Financial Planning

Does a trust protect assets at divorce?

Recently a client asked whether transferring assets to a Trust in the anticipation of a divorce will preclude those assets from being subject to division upon divorce?

Divorces are more often than not acrimonious in nature, fraught with emotion and an asset as insignificant as the silver cutlery that was gifted to the couple by a distant relative whose name is long forgotten becomes an issue of contention. It is therefore not surprising that one of the parties looks to a Trust as a vehicle in which to ‘protect’ his share of the assets at such a time.  The question is whether the transfer of the assets to a trust will achieve the desired purpose.

There are two manners in which a trust can be funded, either by donation in which case the founder of the Trust will have to pay 20% donations tax on any amount above R100 000-00, and by making an interest free loan to the Trust. This article will deal with the latter method. 

Joint ownership – The consequences of an in community of property marriage is that the assets in an estate are owned jointly regardless of who purchased such assets. The converse also applies in that a husband and a wife are jointly liable for the debts in an estate.  The founder of the Trust requires the consent of his spouse to sell or encumber any assets that are not excluded from their joint estate (e.g. assets inherited by a spouse in which the bequest specified the exclusion of the assets as forming part of the joint estate). Assuming that the spouse grants consent and the assets sold form part of the joint estate, upon such sale the value of the loan account will be an asset in the joint estate and be subject to division upon divorce.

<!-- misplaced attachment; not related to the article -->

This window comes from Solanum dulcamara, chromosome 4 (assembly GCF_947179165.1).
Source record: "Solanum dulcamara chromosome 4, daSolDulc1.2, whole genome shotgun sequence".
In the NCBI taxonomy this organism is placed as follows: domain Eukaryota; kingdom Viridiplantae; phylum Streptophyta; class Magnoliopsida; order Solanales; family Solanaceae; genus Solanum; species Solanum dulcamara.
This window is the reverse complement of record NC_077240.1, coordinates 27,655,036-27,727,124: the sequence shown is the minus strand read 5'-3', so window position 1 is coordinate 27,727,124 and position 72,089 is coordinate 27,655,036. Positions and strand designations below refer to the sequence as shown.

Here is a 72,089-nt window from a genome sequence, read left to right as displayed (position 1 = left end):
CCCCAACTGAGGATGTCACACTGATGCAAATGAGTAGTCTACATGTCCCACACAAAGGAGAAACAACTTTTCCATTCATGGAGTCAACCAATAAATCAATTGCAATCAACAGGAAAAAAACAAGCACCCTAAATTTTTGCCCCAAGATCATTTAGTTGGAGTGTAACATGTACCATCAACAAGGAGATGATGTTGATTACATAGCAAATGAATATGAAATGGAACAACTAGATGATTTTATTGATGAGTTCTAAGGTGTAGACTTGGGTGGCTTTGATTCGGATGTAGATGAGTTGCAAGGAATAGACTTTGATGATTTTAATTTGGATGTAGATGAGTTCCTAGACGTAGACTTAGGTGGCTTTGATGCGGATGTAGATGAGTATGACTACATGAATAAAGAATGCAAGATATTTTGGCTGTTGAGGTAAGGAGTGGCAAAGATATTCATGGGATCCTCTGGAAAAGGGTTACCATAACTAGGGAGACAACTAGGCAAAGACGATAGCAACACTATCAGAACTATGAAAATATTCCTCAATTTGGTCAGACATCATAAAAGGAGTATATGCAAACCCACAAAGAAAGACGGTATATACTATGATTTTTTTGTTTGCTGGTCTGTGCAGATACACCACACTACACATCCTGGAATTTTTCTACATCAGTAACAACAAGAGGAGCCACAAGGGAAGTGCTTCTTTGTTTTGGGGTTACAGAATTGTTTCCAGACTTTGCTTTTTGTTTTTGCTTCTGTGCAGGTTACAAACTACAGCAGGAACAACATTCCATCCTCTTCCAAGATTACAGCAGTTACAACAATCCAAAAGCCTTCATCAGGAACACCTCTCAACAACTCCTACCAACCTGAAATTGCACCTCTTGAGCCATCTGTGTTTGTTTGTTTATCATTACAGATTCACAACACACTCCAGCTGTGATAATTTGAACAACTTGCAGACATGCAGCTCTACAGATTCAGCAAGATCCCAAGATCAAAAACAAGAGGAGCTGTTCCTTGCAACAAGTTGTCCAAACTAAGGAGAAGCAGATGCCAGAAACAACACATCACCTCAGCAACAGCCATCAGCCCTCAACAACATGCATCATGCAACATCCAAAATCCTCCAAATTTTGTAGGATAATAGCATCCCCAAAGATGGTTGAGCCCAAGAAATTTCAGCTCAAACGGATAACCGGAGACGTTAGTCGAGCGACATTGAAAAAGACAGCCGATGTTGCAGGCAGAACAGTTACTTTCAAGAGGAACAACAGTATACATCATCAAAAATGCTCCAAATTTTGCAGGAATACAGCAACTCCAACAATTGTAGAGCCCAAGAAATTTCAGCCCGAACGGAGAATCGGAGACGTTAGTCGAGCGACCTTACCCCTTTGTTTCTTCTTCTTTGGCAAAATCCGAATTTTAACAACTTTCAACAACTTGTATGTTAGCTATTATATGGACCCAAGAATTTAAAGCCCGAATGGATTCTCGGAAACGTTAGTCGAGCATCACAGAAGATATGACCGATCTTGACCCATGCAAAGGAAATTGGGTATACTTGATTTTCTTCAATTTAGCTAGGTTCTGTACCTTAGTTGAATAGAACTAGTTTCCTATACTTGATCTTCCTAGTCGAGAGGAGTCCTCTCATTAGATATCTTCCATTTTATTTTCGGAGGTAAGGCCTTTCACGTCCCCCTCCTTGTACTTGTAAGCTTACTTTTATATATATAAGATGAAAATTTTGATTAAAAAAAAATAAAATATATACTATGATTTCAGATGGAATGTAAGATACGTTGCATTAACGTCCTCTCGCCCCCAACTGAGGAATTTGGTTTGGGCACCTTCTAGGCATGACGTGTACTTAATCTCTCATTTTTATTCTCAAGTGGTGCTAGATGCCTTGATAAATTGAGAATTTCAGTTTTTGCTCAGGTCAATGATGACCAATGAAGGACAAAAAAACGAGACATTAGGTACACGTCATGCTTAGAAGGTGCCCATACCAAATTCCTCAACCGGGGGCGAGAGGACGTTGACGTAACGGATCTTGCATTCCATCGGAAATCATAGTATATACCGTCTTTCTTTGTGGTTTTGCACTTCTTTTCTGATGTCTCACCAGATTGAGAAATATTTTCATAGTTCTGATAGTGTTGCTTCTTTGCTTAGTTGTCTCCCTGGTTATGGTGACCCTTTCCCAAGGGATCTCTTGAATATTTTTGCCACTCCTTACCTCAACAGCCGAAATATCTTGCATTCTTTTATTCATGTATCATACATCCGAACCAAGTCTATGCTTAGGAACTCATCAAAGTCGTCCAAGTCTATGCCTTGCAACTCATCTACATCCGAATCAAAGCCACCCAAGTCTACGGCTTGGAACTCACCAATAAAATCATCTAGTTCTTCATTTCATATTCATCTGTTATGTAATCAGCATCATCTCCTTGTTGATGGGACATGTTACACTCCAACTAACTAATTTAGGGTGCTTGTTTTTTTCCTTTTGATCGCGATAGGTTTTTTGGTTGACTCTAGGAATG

Where parties are married out of community of property, they each retain assets in their own estates, and the transfer of assets into a trust by one spouse will not affect the estate of the other spouse. However where such an out of community of property marriage is subject to accrual, the spouse with the smaller estate may share in the growth of the estate of the spouse with the larger estate upon the dissolution of the marriage, in this case by divorce. As discussed above the assets that are sold by the founder of the Trust will be replaced by a loan account to the value of the amount of the sale of the assets.

Should the founder have the larger estate the spouse with the smaller estate will be entitled to share in such growth, which ultimately includes the loan account.

As illustrated above the transfer of assets to a trust will not exclude those assets from division upon divorce. The Constitutional Court and Supreme Court of Appeal dealt with the issue of divorce in relation to trusts in the cases of Jordaan v Jordaan 2001 (3) SA 288 (C) and Badenhorst v Badenhorst [2006] 2 All SA 363 (SCA) respectively, and held that the trusts in both cases were the founders’ alter ego in that the founders had treated the trust assets as their own and were therefore subject to division at divorce. These cases do not deal with the transfer of assets in anticipation of divorce however the principle that is common in both cases is that the court will not allow spouses to ‘hide’ behind a trust. If assets are transferred into a trust for the sole purpose of ensuring that a spouse does not benefit at divorce I am sure that the courts will not hesitate to take the same view as that of Jordaan and Badenhorst.   Trusts have various uses and benefits ranging from pegging the value of your estate, providing for minor children, tax planning, protecting your assets and preserving wealth for future generations, however they are not a “quick fix” solution.  It is vital that appropriate advice is sought to determine whether a Trust is suitable for your estate planning.

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